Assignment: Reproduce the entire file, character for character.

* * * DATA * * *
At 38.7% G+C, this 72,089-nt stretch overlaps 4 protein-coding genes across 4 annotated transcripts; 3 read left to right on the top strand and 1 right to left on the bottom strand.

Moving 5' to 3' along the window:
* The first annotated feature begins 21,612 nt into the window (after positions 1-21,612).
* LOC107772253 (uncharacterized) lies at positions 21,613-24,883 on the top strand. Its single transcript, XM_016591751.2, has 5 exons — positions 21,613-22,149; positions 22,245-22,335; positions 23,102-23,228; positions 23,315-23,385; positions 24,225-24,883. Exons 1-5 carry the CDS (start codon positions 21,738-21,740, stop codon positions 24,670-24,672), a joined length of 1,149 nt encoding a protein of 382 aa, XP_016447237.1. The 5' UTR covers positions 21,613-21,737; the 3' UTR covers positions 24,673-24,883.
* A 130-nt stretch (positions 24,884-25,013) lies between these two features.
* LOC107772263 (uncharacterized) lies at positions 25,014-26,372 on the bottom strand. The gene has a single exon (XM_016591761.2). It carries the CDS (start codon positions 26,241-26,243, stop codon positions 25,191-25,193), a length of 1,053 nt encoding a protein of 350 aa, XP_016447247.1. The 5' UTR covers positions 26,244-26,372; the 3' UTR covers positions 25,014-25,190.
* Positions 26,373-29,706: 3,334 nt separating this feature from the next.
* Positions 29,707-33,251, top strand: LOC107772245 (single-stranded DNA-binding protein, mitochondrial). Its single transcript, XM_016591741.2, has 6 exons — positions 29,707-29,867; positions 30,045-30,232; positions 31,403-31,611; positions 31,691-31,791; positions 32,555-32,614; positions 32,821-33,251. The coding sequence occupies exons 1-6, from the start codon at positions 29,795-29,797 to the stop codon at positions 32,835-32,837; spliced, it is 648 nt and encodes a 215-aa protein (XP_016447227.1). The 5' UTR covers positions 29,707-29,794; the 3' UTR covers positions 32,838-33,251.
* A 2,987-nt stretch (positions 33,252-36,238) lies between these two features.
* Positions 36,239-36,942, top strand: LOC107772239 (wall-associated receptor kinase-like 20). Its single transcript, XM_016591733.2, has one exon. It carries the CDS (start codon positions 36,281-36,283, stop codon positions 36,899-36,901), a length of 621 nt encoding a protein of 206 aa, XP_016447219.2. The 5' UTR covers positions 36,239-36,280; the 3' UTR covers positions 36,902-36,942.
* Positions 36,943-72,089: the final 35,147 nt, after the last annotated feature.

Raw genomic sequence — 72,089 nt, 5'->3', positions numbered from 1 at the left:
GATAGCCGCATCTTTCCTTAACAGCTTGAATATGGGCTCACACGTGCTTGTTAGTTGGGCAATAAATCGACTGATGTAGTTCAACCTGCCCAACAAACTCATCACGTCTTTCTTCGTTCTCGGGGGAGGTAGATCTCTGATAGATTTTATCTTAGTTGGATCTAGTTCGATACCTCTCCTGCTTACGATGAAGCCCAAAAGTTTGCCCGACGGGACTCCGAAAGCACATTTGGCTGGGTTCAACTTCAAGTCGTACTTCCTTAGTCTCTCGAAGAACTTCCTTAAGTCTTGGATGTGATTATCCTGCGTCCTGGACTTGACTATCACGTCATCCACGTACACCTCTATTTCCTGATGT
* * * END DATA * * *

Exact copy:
At 38.7% G+C, this 72,089-nt stretch overlaps 4 protein-coding genes across 4 annotated transcripts; 3 read left to right on the top strand and 1 right to left on the bottom strand.

Moving 5' to 3' along the window:
* The first annotated feature begins 21,612 nt into the window (after positions 1-21,612).
* LOC107772253 (uncharacterized) lies at positions 21,613-24,883 on the top strand. Its single transcript, XM_016591751.2, has 5 exons — positions 21,613-22,149; positions 22,245-22,335; positions 23,102-23,228; positions 23,315-23,385; positions 24,225-24,883. Exons 1-5 carry the CDS (start codon positions 21,738-21,740, stop codon positions 24,670-24,672), a joined length of 1,149 nt encoding a protein of 382 aa, XP_016447237.1. The 5' UTR covers positions 21,613-21,737; the 3' UTR covers positions 24,673-24,883.
* A 130-nt stretch (positions 24,884-25,013) lies between these two features.
* LOC107772263 (uncharacterized) lies at positions 25,014-26,372 on the bottom strand. The gene has a single exon (XM_016591761.2). It carries the CDS (start codon positions 26,241-26,243, stop codon positions 25,191-25,193), a length of 1,053 nt encoding a protein of 350 aa, XP_016447247.1. The 5' UTR covers positions 26,244-26,372; the 3' UTR covers positions 25,014-25,190.
* Positions 26,373-29,706: 3,334 nt separating this feature from the next.
* Positions 29,707-33,251, top strand: LOC107772245 (single-stranded DNA-binding protein, mitochondrial). Its single transcript, XM_016591741.2, has 6 exons — positions 29,707-29,867; positions 30,045-30,232; positions 31,403-31,611; positions 31,691-31,791; positions 32,555-32,614; positions 32,821-33,251. The coding sequence occupies exons 1-6, from the start codon at positions 29,795-29,797 to the stop codon at positions 32,835-32,837; spliced, it is 648 nt and encodes a 215-aa protein (XP_016447227.1). The 5' UTR covers positions 29,707-29,794; the 3' UTR covers positions 32,838-33,251.
* A 2,987-nt stretch (positions 33,252-36,238) lies between these two features.
* Positions 36,239-36,942, top strand: LOC107772239 (wall-associated receptor kinase-like 20). Its single transcript, XM_016591733.2, has one exon. It carries the CDS (start codon positions 36,281-36,283, stop codon positions 36,899-36,901), a length of 621 nt encoding a protein of 206 aa, XP_016447219.2. The 5' UTR covers positions 36,239-36,280; the 3' UTR covers positions 36,902-36,942.
* Positions 36,943-72,089: the final 35,147 nt, after the last annotated feature.

Raw genomic sequence — 72,089 nt, 5'->3', positions numbered from 1 at the left:
GATAGCCGCATCTTTCCTTAACAGCTTGAATATGGGCTCACACGTGCTTGTTAGTTGGGCAATAAATCGACTGATGTAGTTCAACCTGCCCAACAAACTCATCACGTCTTTCTTCGTTCTCGGGGGAGGTAGATCTCTGATAGATTTTATCTTAGTTGGATCTAGTTCGATACCTCTCCTGCTTACGATGAAGCCCAAAAGTTTGCCCGACGGGACTCCGAAAGCACATTTGGCTGGGTTCAACTTCAAGTCGTACTTCCTTAGTCTCTCGAAGAACTTCCTTAAGTCTTGGATGTGATTATCCTGCGTCCTGGACTTGACTATCACGTCATCCACGTACACCTCTATTTCCTGATGT